As readers know, the USA and the EU have been increasing sanctions on Russia due to Russia’s actions in annexing the Crimea and gradually taking over larger sections of Russian-sympathizing eastern Ukraine. Russia has been getting angrier. Russia has now served notice that it can also bite back at Europe for cooperating with the USA on sanctions vs. Russia.

Russia supplies a lot of energy to European nations, and the European nations dependent on Russian gas are caught in a squeeze. They want to show solidarity with the Ukraine and the USA re: the sanctions, but they do not want to cooperate to an extent that Russia is angered to the point it cuts off gas shipments to certain European nations. Russia has now raised the stakes in this geopolitical “grand game.”

As is explained in the two links below, Russia is taking an action to alter the way natural gas is distributed to its European customers. Russia has long distributed gas shipments to European nations via the Ukraine, but it needs an alternate route of shipment now that Russia and the Ukraine are close to a state of war. As long as Russian gas is distributed to European nations via the Ukraine, the safety and reliability of those shipments is endangered as long as there is combat in the Ukraine. Russia had intended to bypass the Ukraine by building a new pipeline under the Black Sea and then distributing its gas to European customers via a land pipeline through the Balkans. However, the Balkan route would involve transiting the gas shipments through the territory of NATO and/or EU member states in the Balkans. Apparently, Russia has decided even that route is no longer reliable, and, in a move that also punishes European nations for cooperating with the USA on sanctions vs. Russia, it has decided to now build its new gas pipelines under the Black Sea and through Turkey. Russia has instructed its European nations that they will have to build pipelines of their own to connect to the Turkish pipeline terminus points if they want Russian gas. This action has caused immense consternation in Europe as European companies already had contracts to build the Balkan pipeline route that will now apparently not be built. One of the links below includes a map showing the pipelines discussed above.

Russia has taken an action which is strategically smart for its interests. By taking this action, it is accomplishing many goals. It is punishing European nations for cooperating with US-led sanctions vs. Russia and serving notice that further cooperation with US-led sanctions will hurt Europe even more. Russia is also driving a wedge between Turkey and NATO/the EU by making Turkey its partner in Russia’s gas distribution network. This will serve to draw Turkey closer to Russia and drive it further away from the EU nations. It also makes the Balkan European nations angry at the rest of Europe for causing a cancellation of the Balkan gas pipeline which would have gained them a steady flow of transit fee income. It will also cause angry European corporations whose plans for lucrative projects in building the Balkan pipeline route to put heavy pressure on Europe’s governments to stop cooperating with US sanctions vs. Russia. By essentially forcing European nations starved for Russian gas to build new pipelines at their own expense to access Russian gas flowing through Turkish pipelines, Russia is forcing an unwanted expense on Europe’s governments, further punishing them for cooperating with the US-led sanctions. Additionally, when the Ukraine is no longer a transit source for European natural gas shipments to Europe, the Ukraine’s troubles with Russia will have less impact on European nations and the European nations will have less reason to help the Ukraine.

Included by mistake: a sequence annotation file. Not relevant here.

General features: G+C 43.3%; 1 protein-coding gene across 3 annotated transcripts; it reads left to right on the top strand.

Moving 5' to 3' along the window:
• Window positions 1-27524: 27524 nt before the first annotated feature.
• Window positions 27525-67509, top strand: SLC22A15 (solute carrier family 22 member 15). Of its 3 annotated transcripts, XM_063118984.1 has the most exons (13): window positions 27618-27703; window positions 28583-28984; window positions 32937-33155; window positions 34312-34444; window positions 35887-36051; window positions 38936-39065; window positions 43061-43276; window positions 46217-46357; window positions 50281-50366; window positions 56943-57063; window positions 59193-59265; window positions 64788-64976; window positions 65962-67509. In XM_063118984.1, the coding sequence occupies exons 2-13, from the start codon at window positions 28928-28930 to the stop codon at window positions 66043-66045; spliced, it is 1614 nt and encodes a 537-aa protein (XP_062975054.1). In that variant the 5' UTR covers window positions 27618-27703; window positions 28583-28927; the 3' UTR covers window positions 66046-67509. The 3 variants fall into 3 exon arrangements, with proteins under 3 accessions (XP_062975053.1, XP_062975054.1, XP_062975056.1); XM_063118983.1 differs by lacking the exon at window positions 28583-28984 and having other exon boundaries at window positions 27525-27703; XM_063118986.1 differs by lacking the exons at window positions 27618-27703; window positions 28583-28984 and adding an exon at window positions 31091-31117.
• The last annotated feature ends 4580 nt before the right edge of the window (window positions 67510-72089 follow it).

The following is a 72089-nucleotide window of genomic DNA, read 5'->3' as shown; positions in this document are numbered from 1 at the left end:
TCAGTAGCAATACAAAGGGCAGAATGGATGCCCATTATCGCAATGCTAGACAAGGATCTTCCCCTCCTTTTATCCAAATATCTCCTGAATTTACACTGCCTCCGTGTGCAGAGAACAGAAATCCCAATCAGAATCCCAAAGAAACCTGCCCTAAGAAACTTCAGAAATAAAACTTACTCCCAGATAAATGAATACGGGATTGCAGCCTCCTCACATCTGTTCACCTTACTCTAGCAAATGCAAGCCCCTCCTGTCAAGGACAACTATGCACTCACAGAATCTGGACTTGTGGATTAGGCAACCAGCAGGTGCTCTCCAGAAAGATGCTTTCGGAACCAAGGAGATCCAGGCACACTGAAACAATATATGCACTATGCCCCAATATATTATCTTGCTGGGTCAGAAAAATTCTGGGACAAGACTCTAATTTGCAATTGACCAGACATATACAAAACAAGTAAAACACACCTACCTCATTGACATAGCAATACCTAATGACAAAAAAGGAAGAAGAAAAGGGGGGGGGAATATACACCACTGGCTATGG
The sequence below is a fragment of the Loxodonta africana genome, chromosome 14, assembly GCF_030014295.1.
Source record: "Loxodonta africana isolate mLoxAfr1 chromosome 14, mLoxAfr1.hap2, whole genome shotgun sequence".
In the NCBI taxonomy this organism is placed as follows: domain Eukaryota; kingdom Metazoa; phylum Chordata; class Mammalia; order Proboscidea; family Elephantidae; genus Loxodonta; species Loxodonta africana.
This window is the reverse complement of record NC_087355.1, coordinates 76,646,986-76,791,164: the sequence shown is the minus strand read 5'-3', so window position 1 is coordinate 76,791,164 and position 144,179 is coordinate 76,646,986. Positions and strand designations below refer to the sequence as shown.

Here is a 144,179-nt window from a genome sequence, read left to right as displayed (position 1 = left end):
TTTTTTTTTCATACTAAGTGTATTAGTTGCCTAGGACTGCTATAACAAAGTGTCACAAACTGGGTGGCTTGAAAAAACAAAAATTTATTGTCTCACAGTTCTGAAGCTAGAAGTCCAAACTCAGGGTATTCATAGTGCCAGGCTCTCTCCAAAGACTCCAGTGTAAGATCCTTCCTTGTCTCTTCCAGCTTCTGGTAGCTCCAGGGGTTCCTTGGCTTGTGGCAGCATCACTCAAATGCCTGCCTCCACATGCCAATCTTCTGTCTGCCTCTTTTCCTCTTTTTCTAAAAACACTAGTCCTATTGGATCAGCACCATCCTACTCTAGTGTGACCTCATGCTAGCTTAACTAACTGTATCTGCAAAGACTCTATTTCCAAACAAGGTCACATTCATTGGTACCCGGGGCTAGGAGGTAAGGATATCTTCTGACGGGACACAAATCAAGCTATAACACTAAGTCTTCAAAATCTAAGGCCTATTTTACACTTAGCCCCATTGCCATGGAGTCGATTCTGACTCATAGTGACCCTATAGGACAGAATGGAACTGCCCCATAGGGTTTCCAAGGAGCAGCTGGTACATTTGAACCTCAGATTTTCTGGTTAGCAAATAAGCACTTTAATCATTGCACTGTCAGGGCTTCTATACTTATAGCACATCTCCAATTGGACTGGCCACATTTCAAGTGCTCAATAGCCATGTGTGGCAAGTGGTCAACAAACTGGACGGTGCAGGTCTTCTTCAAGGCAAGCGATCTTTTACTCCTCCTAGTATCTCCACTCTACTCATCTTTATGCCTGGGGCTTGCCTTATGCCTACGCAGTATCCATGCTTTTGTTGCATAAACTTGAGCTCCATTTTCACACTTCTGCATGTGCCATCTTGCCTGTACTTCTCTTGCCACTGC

This is a “win-win-win-win” situation for Russia and a “lose-lose-lose-lose” situation for Europe’s nations. Turkey is also an obvious winner in this development. Surprisingly, the other winner in the Russian decision to ship its gas to Europe via Turkey might be…the USA. The USA produces a lot of natural gas and some European nations may decide that it is a better and more reliable option to import liquid natural gas from the USA via LNG ships instead of building oil pipelines to connect to Russian gas via Turkey.

Biblically, this development further cements the growing divide between Russia and most western nations, and it represents an effort by Russia to turn the nation of Turkey into the Gog-Magog alliance prophesied in Ezekiel 38.  By making Turkey an economic partner and ally, Russia hopes to turn it into an open ally in the future. Turkey better be careful. Unless it wants to be as dominated by Russia as were the Warsaw Pact nations of Eastern Europe during the Cold War, it better keep some distance between it and Russia. Russia would love to eventually control Turkey, as it would give Russia control of the Bosporus and Dardanelles, giving it unfettered access from Russian Black Sea ports to the Mediterranean Sea. Turkey needs to realize it also is in Russia’s “bull’s eye.”

In the game of international geopolitics, the western nations seem to be playing a simplistic game of “marbles” while Russia is playing a game of championship chess. Russia is showing it is willing to endure short-term pain in order to gain long-term advantages. No matter what angle one looks at this situation from, Europe and the Ukraine are the big losers.